Very good idea. Like others have said, low overhead and less packing up to take your stuff to outdoor markets, etc.
Good for her.
I have been thinking of running an herbal medicines business out of the tiny home my husband and I are planning. I only really need space for the prep process, a table outside on a nice day will do. Many keep for a long time or are inexpensive enough to turn over quickly.
To sell on the internet or in a store (anything not face to face), my herbals have to be made in a DEC approved and registered kitchen, kept there while tincture matures, bottled there, etc. Making our kitchen on a trailer, tiny house style. Can also sell from it (at fairs, etc). If we graduate to something bigger for manufacturing, we can use the “kitchen” as a shop, or move it onto vacant land to live in.
Enjoyed the artical on traveling business, workshop. I have had the same idea, only I am buying an empty (new) truck camper to turn into my workshop/ business on wheels. I need a larger truck to pull my home on wheels, so I thought it could do double duty. When Im in one location for longer peroids of time I could put the shop on jacks and have it right outside my tiny house. The idea of starting from scratch on the camper/shop/ business is interesting to me, kind of a multi function very small room. I do jewlry design, woodworking, and other crafts that I sell in a (6 months only) tourist economy. With the tiny home and camper I can move to another area in winter with ease. attend all the local farm markets ect. and still have a nice tiny home.
Karen in Wisconsin
Funny you should mention this. I have been thinking of changing my pull be hind tent trailer into a mobile work shop. As a starving wood crafter, I have seen many shows that travel from town to town. I think this is a great idea as you could take the few tools that you would need to do your wood work. Store them in your trailer as well as a small work space and off you go.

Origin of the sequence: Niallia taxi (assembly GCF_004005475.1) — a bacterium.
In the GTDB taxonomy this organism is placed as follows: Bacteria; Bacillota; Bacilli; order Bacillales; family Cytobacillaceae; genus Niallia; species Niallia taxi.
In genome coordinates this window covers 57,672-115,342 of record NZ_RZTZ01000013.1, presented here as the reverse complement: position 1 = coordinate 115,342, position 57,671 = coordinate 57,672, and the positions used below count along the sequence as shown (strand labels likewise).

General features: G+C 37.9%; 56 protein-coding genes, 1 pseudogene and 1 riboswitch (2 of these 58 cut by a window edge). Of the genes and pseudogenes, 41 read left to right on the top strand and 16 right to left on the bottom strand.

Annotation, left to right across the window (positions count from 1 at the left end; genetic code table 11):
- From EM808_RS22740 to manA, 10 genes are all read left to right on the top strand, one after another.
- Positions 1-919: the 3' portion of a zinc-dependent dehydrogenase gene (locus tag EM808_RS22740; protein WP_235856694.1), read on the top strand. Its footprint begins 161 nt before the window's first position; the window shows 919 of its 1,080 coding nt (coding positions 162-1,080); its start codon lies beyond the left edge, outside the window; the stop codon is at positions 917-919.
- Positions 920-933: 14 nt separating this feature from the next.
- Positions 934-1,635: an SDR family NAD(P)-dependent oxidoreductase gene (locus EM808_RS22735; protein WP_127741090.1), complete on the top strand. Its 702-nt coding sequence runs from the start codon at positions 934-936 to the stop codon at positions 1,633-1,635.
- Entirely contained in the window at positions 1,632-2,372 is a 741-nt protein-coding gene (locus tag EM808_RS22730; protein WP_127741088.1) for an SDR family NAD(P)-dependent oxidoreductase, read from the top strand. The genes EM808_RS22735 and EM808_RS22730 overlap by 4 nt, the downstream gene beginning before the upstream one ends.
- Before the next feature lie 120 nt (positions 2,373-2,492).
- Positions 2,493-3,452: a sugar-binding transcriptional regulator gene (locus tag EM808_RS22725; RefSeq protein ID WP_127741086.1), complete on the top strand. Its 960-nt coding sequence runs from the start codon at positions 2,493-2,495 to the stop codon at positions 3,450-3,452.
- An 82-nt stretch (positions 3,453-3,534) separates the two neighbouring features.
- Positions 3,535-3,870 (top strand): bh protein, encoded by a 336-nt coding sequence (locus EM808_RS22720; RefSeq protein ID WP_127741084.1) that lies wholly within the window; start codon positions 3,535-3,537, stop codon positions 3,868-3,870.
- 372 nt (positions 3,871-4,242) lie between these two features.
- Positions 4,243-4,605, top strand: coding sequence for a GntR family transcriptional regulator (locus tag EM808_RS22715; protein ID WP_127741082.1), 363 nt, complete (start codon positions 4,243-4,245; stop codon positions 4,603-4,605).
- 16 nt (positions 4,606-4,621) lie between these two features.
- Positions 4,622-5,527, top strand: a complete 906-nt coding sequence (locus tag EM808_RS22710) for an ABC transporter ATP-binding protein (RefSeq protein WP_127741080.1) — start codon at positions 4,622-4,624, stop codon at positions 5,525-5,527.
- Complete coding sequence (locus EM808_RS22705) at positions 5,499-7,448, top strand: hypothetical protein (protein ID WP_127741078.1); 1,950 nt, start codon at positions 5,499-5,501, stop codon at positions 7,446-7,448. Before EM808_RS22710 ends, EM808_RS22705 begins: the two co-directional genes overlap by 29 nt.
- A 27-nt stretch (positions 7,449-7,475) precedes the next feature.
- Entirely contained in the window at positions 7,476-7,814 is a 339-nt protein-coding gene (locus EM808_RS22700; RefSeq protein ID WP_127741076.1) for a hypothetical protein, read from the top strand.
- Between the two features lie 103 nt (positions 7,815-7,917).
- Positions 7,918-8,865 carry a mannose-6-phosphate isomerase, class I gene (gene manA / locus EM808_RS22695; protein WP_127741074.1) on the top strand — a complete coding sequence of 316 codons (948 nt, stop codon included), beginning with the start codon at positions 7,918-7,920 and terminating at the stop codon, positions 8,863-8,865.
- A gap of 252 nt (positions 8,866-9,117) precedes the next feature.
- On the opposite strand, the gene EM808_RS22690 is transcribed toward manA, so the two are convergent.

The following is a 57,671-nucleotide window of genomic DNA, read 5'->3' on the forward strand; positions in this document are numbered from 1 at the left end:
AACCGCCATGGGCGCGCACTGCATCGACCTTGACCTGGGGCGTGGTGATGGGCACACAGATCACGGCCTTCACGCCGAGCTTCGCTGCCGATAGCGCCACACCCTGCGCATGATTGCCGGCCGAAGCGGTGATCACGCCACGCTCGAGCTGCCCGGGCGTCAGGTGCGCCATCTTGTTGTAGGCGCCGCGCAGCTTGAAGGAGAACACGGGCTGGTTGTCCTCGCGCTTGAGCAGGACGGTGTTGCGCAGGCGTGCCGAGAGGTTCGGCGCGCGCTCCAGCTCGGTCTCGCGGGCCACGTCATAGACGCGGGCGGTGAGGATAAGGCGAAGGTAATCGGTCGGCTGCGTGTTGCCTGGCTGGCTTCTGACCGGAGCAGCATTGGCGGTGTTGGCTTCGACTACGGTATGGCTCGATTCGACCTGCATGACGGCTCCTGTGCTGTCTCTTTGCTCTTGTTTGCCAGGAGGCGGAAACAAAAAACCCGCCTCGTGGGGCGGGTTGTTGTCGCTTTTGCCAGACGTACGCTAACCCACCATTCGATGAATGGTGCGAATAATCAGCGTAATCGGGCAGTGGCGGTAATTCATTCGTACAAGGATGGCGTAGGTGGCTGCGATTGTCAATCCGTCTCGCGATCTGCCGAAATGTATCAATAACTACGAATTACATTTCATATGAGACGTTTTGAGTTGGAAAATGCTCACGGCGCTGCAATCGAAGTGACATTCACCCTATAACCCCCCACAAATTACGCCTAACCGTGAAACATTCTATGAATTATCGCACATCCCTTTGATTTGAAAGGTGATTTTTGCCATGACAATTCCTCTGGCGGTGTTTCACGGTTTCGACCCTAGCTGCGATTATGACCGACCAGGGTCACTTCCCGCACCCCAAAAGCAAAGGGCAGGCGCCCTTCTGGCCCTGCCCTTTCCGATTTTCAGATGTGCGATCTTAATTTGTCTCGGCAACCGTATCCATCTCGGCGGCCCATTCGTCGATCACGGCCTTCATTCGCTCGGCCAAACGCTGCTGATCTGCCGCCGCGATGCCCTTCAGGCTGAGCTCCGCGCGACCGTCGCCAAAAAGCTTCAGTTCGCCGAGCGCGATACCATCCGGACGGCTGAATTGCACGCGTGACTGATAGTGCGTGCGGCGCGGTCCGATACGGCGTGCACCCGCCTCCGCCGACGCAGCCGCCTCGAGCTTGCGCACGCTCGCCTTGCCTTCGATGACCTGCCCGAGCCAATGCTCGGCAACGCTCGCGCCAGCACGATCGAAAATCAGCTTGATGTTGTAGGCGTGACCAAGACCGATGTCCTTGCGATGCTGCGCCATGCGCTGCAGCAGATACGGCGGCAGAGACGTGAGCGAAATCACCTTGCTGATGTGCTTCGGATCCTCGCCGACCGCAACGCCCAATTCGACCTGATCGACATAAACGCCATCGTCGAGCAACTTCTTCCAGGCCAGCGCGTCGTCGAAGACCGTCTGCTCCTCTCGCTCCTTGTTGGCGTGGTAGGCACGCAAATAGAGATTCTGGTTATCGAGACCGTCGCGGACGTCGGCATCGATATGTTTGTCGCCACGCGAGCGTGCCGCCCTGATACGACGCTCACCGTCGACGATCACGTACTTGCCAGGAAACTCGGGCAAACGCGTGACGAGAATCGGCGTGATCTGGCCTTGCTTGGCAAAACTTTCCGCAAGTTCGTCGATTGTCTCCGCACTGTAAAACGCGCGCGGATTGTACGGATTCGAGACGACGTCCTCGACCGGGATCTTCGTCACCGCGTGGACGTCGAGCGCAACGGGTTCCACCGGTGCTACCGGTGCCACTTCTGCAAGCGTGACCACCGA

should you decide to go fishing then you can go on a camping trip and still make some of your crafts. You could sit and wait for the fish to bite and carve something for your next show. Or if you are at the show and you need to finish some piece of work this way you can still work on it.
This way you get to live your life and travel at the same time, you know when kids turn eighteen they want to move out. Well the way I see it when they turn eighteen I can move out lol.
I drove truck for many years,but that was THE JOB and I could never stop where I wanted to I had to go,go,go. Now that my years are creeping up I still want to see some country. I think this would be the way to do it and still get paid for it.
You might find roadblocks coming from municipalities, regarding permits and inspections and the like. Can you speak to this?
I can speak of some, mostly just harassments… keep your place nice and tidy, well organized (the tiny living pretty much takes care of this, its natural to do quicker) and give nothing to fuss about…if someone puffs, don’t sweat it be rational hopefully a work sample and living tour will set aside any disparagement. I do seasonal weaving and active recycling of reusable materials, its enjoyable and useful, I find my items way outlast store originals. SO proud to be thrifty, nifty, and, crafty or things wouldn’t be sunny for us. Best wishes, its very rewarding.